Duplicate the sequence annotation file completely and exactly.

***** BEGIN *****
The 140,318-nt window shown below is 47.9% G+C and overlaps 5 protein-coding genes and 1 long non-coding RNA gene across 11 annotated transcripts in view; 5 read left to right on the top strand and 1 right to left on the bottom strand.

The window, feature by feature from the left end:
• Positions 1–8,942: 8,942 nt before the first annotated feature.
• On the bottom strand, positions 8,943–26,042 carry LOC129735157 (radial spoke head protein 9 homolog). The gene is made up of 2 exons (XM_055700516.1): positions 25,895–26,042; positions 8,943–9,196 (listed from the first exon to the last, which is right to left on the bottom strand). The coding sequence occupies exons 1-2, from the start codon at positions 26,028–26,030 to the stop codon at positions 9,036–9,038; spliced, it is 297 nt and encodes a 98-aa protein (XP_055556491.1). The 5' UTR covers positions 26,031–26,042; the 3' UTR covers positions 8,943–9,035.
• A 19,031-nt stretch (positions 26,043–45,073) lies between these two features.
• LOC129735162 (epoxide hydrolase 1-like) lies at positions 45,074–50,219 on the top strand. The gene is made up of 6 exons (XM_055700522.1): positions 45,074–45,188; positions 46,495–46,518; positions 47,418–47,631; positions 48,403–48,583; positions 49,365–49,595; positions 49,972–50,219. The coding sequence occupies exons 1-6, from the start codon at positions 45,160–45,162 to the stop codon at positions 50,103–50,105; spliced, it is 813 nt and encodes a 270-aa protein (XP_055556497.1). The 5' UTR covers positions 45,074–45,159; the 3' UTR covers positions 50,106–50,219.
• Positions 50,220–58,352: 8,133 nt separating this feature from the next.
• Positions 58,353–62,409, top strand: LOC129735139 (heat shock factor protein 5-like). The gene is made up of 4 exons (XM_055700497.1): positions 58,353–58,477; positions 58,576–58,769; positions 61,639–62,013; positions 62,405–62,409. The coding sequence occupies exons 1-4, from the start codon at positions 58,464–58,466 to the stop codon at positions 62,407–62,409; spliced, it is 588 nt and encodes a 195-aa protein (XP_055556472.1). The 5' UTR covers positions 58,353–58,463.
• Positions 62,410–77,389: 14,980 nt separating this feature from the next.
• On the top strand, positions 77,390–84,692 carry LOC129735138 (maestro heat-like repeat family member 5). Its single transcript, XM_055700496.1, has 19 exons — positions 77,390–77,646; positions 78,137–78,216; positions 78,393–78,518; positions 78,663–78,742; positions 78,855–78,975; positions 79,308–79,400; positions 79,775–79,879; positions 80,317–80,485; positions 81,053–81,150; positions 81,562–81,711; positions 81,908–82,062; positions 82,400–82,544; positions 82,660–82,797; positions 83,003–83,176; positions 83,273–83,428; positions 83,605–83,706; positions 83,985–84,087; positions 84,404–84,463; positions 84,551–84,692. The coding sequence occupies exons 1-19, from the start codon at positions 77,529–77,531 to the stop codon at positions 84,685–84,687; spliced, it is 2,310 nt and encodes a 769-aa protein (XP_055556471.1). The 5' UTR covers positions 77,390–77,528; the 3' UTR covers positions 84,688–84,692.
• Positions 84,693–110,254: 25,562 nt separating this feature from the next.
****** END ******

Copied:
The 140,318-nt window shown below is 47.9% G+C and overlaps 5 protein-coding genes and 1 long non-coding RNA gene across 11 annotated transcripts in view; 5 read left to right on the top strand and 1 right to left on the bottom strand.

The window, feature by feature from the left end:
• Positions 1–8,942: 8,942 nt before the first annotated feature.
• On the bottom strand, positions 8,943–26,042 carry LOC129735157 (radial spoke head protein 9 homolog). The gene is made up of 2 exons (XM_055700516.1): positions 25,895–26,042; positions 8,943–9,196 (listed from the first exon to the last, which is right to left on the bottom strand). The coding sequence occupies exons 1-2, from the start codon at positions 26,028–26,030 to the stop codon at positions 9,036–9,038; spliced, it is 297 nt and encodes a 98-aa protein (XP_055556491.1). The 5' UTR covers positions 26,031–26,042; the 3' UTR covers positions 8,943–9,035.
• A 19,031-nt stretch (positions 26,043–45,073) lies between these two features.
• LOC129735162 (epoxide hydrolase 1-like) lies at positions 45,074–50,219 on the top strand. The gene is made up of 6 exons (XM_055700522.1): positions 45,074–45,188; positions 46,495–46,518; positions 47,418–47,631; positions 48,403–48,583; positions 49,365–49,595; positions 49,972–50,219. The coding sequence occupies exons 1-6, from the start codon at positions 45,160–45,162 to the stop codon at positions 50,103–50,105; spliced, it is 813 nt and encodes a 270-aa protein (XP_055556497.1). The 5' UTR covers positions 45,074–45,159; the 3' UTR covers positions 50,106–50,219.
• Positions 50,220–58,352: 8,133 nt separating this feature from the next.
• Positions 58,353–62,409, top strand: LOC129735139 (heat shock factor protein 5-like). The gene is made up of 4 exons (XM_055700497.1): positions 58,353–58,477; positions 58,576–58,769; positions 61,639–62,013; positions 62,405–62,409. The coding sequence occupies exons 1-4, from the start codon at positions 58,464–58,466 to the stop codon at positions 62,407–62,409; spliced, it is 588 nt and encodes a 195-aa protein (XP_055556472.1). The 5' UTR covers positions 58,353–58,463.
• Positions 62,410–77,389: 14,980 nt separating this feature from the next.
• On the top strand, positions 77,390–84,692 carry LOC129735138 (maestro heat-like repeat family member 5). Its single transcript, XM_055700496.1, has 19 exons — positions 77,390–77,646; positions 78,137–78,216; positions 78,393–78,518; positions 78,663–78,742; positions 78,855–78,975; positions 79,308–79,400; positions 79,775–79,879; positions 80,317–80,485; positions 81,053–81,150; positions 81,562–81,711; positions 81,908–82,062; positions 82,400–82,544; positions 82,660–82,797; positions 83,003–83,176; positions 83,273–83,428; positions 83,605–83,706; positions 83,985–84,087; positions 84,404–84,463; positions 84,551–84,692. The coding sequence occupies exons 1-19, from the start codon at positions 77,529–77,531 to the stop codon at positions 84,685–84,687; spliced, it is 2,310 nt and encodes a 769-aa protein (XP_055556471.1). The 5' UTR covers positions 77,390–77,528; the 3' UTR covers positions 84,688–84,692.
• Positions 84,693–110,254: 25,562 nt separating this feature from the next.